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Pogue, Forrest Carlisle

(b. 17 September 1912 in Eddyville, Kentucky; d. 6 October 1996 in Murray, Kentucky), historian, educator, and biographer of George C. Marshall.

Pogue was the son of Forrest Carlisle Pogue and Frances Carter Pogue. His politically active grandfather Marion Pogue, a teacher, lawyer, farmer, and proprietor of a country store, had a large library and interviewed local residents and wrote articles about early local settlers for the county newspaper. Years later, Forrest Pogue said that his grandfather might have influenced him to become an oral historian. Young Pogue entered high school at the age of eleven, graduated at fourteen, and studied history with his grandfather for a year. He then entered Murray State College in Kentucky at sixteen, graduating in 1931. He received a M.A. degree from the University of Kentucky in 1932 when only nineteen years old and his Ph.D. in history from Clark University (Massachusetts) in 1939. He was an American Exchange Fellow at the Institut des Hautes Etudes Internationales at the University of Paris during the academic year 1937–1938. Pogue began his teaching career as an instructor at Western Kentucky State College in 1933, and he rose from instructor to associate professor at Murray State College between 1933 and 1942. He met his future wife, Christine Brown, an artist, when she was a student in one of his classes in the mid-1930s; years later they met again in Germany and were married on 4 September 1954. They had no children.

Drafted into the army in 1942, Pogue was digging a foxhole one day at Fort McClellan, Alabama, when his commanding officer received an order to “find a soldier with a Ph.D. in history.” The order had come from Washington, and the bemused Pogue was asked by his immediate superiors if he was “playing politics” he responded that he was not. He was selected as an army combat historian, first writing a training history of the Second Army, and later interviewing men who had gone ashore in Normandy on D-Day in June 1944 shortly after the invasion. He remained with front-line troops, fulfilling a variety of assignments, until the end of the war in Europe, earning a Bronze Arrowhead (for his participation in the invasion), four battle stars, and the Bronze Star and French Croix de Guerre for his “front-line interviewing.”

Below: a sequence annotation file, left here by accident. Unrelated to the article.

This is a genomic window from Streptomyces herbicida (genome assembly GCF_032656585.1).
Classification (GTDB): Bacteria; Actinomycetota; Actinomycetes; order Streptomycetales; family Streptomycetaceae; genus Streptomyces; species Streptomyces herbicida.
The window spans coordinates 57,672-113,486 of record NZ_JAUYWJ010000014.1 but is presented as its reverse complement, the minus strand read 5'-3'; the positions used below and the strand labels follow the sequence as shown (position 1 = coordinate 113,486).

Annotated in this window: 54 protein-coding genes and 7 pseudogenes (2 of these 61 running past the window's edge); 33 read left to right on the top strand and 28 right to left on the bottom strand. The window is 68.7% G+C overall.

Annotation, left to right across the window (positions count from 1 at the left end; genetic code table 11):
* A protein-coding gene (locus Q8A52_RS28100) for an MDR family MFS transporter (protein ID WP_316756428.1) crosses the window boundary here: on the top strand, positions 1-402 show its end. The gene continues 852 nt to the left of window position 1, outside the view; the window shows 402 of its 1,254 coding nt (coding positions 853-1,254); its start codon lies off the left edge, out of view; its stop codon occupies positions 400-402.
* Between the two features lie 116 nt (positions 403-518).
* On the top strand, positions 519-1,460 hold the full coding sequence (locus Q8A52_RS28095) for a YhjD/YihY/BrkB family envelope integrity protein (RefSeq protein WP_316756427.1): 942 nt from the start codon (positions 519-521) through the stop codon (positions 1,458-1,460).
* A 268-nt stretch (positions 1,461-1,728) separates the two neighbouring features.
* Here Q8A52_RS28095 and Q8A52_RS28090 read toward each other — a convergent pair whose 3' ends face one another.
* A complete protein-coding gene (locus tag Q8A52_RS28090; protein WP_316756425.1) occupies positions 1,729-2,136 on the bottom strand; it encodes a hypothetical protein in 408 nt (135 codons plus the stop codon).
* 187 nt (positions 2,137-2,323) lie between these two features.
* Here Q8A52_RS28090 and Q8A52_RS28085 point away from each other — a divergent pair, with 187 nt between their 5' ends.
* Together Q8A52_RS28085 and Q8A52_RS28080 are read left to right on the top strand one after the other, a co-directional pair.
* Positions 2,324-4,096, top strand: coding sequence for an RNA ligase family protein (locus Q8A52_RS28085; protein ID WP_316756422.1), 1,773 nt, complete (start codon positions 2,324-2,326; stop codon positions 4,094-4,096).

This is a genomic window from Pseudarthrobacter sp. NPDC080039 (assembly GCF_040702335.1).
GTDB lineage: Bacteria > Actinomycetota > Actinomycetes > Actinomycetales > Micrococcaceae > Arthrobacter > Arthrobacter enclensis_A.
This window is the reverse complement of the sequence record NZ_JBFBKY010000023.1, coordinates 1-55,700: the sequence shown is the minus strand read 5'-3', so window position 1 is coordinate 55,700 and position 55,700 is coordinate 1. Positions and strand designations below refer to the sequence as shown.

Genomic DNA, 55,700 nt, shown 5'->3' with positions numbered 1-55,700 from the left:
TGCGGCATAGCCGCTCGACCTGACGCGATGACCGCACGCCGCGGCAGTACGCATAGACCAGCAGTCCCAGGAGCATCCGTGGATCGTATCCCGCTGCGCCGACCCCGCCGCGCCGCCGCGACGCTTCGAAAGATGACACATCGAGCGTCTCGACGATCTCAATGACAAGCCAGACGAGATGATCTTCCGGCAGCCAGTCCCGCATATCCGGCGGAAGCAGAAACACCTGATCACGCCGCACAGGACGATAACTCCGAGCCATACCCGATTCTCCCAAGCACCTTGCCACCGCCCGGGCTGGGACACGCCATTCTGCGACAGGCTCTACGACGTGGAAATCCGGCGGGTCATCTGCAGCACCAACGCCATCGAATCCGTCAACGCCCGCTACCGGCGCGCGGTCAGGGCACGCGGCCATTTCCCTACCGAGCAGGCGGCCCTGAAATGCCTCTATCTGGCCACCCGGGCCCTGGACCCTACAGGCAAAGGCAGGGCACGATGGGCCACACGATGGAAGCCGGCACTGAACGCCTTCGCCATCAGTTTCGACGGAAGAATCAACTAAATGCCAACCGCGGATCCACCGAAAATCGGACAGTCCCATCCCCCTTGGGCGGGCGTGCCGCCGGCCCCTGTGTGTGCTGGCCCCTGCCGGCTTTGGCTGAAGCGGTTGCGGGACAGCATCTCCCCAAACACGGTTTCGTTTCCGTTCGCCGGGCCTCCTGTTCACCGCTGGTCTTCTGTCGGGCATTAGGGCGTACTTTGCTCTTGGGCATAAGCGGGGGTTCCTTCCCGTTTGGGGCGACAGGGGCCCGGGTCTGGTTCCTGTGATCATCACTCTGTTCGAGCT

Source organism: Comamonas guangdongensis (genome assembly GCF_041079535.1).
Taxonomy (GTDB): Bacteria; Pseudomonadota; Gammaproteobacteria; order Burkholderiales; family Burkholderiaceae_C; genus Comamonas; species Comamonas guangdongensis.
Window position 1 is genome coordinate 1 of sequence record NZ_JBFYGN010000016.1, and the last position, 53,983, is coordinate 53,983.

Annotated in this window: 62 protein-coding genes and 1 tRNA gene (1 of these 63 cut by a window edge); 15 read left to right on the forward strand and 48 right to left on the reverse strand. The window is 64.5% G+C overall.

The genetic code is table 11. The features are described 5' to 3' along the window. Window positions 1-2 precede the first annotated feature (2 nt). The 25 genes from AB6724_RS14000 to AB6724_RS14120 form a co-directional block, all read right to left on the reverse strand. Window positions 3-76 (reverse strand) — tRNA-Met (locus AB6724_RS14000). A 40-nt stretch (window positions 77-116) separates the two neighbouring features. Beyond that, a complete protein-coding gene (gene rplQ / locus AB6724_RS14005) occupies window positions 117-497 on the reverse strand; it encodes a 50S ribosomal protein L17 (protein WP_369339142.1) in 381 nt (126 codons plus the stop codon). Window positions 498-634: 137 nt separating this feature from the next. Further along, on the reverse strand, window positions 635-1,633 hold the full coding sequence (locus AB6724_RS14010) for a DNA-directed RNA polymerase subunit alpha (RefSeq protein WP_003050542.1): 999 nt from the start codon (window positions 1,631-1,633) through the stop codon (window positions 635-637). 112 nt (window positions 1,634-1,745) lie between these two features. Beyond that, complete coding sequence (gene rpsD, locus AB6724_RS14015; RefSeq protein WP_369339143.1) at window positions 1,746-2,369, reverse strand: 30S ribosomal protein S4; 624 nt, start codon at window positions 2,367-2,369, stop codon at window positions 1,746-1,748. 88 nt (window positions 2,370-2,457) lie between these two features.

Following the war Pogue served as a civilian historian with the army from 1945 to 1952 and as an operations research analyst at Johns Hopkins University under contract to the army from 1952 to 1954. His book The Supreme Command (1954), written at the request of General Dwight D. Eisenhower, was an official history of the wartime Supreme Headquarters, Allied Expeditionary Force. It was a critical success. Following his military affiliation, Pogue returned to Murray State as a professor of history between 1954 and 1956.

In 1956 he began nearly two decades with the George C. Marshall Research Foundation in Lexington, Virginia, first as director (1956–1964), then as director of the Marshall Library (1964–1974). Pogue made one stipulation in accepting the research directorship: that he be permitted to write the general’s biography. (Marshall, who died in 1959, had refused to write an autobiography.) During his years with the foundation, Pogue embarked upon a balanced and definitive four-volume study of the wartime chief of staff. Based in large part on the many interviews he had done with Marshall, Pogue published George C. Marshall: Education of a General in 1963. Ordeal and Hope appeared in 1966, Organizer of Victory in 1973, and Statesman in 1987. Pogue was also the author of The Meaning of Yalta (1956), and he was a contributor to many other books, including Command Decisions (1960); Total War and Cold War (1962); D-Day: The Normandy Invasion in Retrospect (1970); The Continuing Revolution (1975); The War Lords (1976); Bicentennial History of the United States (1977); and The Marshall Plan in Germany (1991). He was a contributing editor of Guide to American Foreign Relations Since 1700 (1983).

From 1974 until his retirement in 1984, Pogue served as director of the Eisenhower Institute for Historical Research, an affiliate of the Smithsonian Institution, in Arlington, Virginia. In 1993 Pogue moved back to his native Kentucky, residing there until his death from the effects of a stroke. Between 1948 and 1974, Pogue filled a variety of lectureships at the U.S. Air Force Academy, the U.S. Military Academy, Virginia Military Institute, and George Washington University.

Pogue’s personal library and much of the correspondence and other papers associated with his publications and other activities are located at the Forrest Pogue Special Collections Library, Murray State University, Murray, Kentucky. Another group of papers, having primarily to do with his work on the Marshall biography, is at the library of the George C. Marshall Memorial Foundation, Lexington, Virginia. See also H. Lew Wallace, “Forrest C. Pogue: A Biographical Sketch,” Filson Club History Quarterly 60, no. 3 (July 1986): 373–402, which is based on discussions with Pogue. An obituary is in the Washington Post (8 Oct. 1996).

Keir B. Sterling

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